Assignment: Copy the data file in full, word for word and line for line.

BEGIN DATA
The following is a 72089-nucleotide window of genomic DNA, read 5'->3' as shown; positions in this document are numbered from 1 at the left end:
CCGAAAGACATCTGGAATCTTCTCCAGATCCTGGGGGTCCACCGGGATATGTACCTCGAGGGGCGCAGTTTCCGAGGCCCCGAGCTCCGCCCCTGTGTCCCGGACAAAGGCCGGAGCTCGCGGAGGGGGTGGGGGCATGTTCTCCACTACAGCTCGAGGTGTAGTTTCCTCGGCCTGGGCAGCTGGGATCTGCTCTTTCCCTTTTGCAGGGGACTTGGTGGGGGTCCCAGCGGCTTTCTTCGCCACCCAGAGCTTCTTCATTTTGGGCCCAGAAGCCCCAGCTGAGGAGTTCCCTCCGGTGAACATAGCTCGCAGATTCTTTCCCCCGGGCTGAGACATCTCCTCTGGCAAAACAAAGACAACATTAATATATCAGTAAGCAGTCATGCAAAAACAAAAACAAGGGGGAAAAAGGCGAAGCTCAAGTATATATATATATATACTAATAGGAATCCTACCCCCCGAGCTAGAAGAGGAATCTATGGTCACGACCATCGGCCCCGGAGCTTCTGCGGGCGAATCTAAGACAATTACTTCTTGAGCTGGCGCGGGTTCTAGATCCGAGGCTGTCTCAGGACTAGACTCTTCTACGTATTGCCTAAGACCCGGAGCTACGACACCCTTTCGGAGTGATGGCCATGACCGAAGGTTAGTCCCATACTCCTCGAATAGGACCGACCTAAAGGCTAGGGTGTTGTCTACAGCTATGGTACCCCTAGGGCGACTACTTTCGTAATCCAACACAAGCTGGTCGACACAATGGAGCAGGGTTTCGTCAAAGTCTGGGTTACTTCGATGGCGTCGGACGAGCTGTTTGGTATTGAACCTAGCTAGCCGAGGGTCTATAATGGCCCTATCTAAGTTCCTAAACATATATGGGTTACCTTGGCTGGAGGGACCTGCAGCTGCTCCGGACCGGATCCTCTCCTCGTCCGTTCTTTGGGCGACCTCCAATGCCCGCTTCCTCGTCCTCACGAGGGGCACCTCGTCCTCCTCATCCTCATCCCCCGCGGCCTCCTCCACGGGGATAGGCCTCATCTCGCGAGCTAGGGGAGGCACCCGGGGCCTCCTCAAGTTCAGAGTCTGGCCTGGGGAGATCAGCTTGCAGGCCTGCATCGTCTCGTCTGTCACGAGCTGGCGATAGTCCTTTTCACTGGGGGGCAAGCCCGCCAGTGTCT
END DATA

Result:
The following is a 72089-nucleotide window of genomic DNA, read 5'->3' as shown; positions in this document are numbered from 1 at the left end:
CCGAAAGACATCTGGAATCTTCTCCAGATCCTGGGGGTCCACCGGGATATGTACCTCGAGGGGCGCAGTTTCCGAGGCCCCGAGCTCCGCCCCTGTGTCCCGGACAAAGGCCGGAGCTCGCGGAGGGGGTGGGGGCATGTTCTCCACTACAGCTCGAGGTGTAGTTTCCTCGGCCTGGGCAGCTGGGATCTGCTCTTTCCCTTTTGCAGGGGACTTGGTGGGGGTCCCAGCGGCTTTCTTCGCCACCCAGAGCTTCTTCATTTTGGGCCCAGAAGCCCCAGCTGAGGAGTTCCCTCCGGTGAACATAGCTCGCAGATTCTTTCCCCCGGGCTGAGACATCTCCTCTGGCAAAACAAAGACAACATTAATATATCAGTAAGCAGTCATGCAAAAACAAAAACAAGGGGGAAAAAGGCGAAGCTCAAGTATATATATATATATACTAATAGGAATCCTACCCCCCGAGCTAGAAGAGGAATCTATGGTCACGACCATCGGCCCCGGAGCTTCTGCGGGCGAATCTAAGACAATTACTTCTTGAGCTGGCGCGGGTTCTAGATCCGAGGCTGTCTCAGGACTAGACTCTTCTACGTATTGCCTAAGACCCGGAGCTACGACACCCTTTCGGAGTGATGGCCATGACCGAAGGTTAGTCCCATACTCCTCGAATAGGACCGACCTAAAGGCTAGGGTGTTGTCTACAGCTATGGTACCCCTAGGGCGACTACTTTCGTAATCCAACACAAGCTGGTCGACACAATGGAGCAGGGTTTCGTCAAAGTCTGGGTTACTTCGATGGCGTCGGACGAGCTGTTTGGTATTGAACCTAGCTAGCCGAGGGTCTATAATGGCCCTATCTAAGTTCCTAAACATATATGGGTTACCTTGGCTGGAGGGACCTGCAGCTGCTCCGGACCGGATCCTCTCCTCGTCCGTTCTTTGGGCGACCTCCAATGCCCGCTTCCTCGTCCTCACGAGGGGCACCTCGTCCTCCTCATCCTCATCCCCCGCGGCCTCCTCCACGGGGATAGGCCTCATCTCGCGAGCTAGGGGAGGCACCCGGGGCCTCCTCAAGTTCAGAGTCTGGCCTGGGGAGATCAGCTTGCAGGCCTGCATCGTCTCGTCTGTCACGAGCTGGCGATAGTCCTTTTCACTGGGGGGCAAGCCCGCCAGTGTCT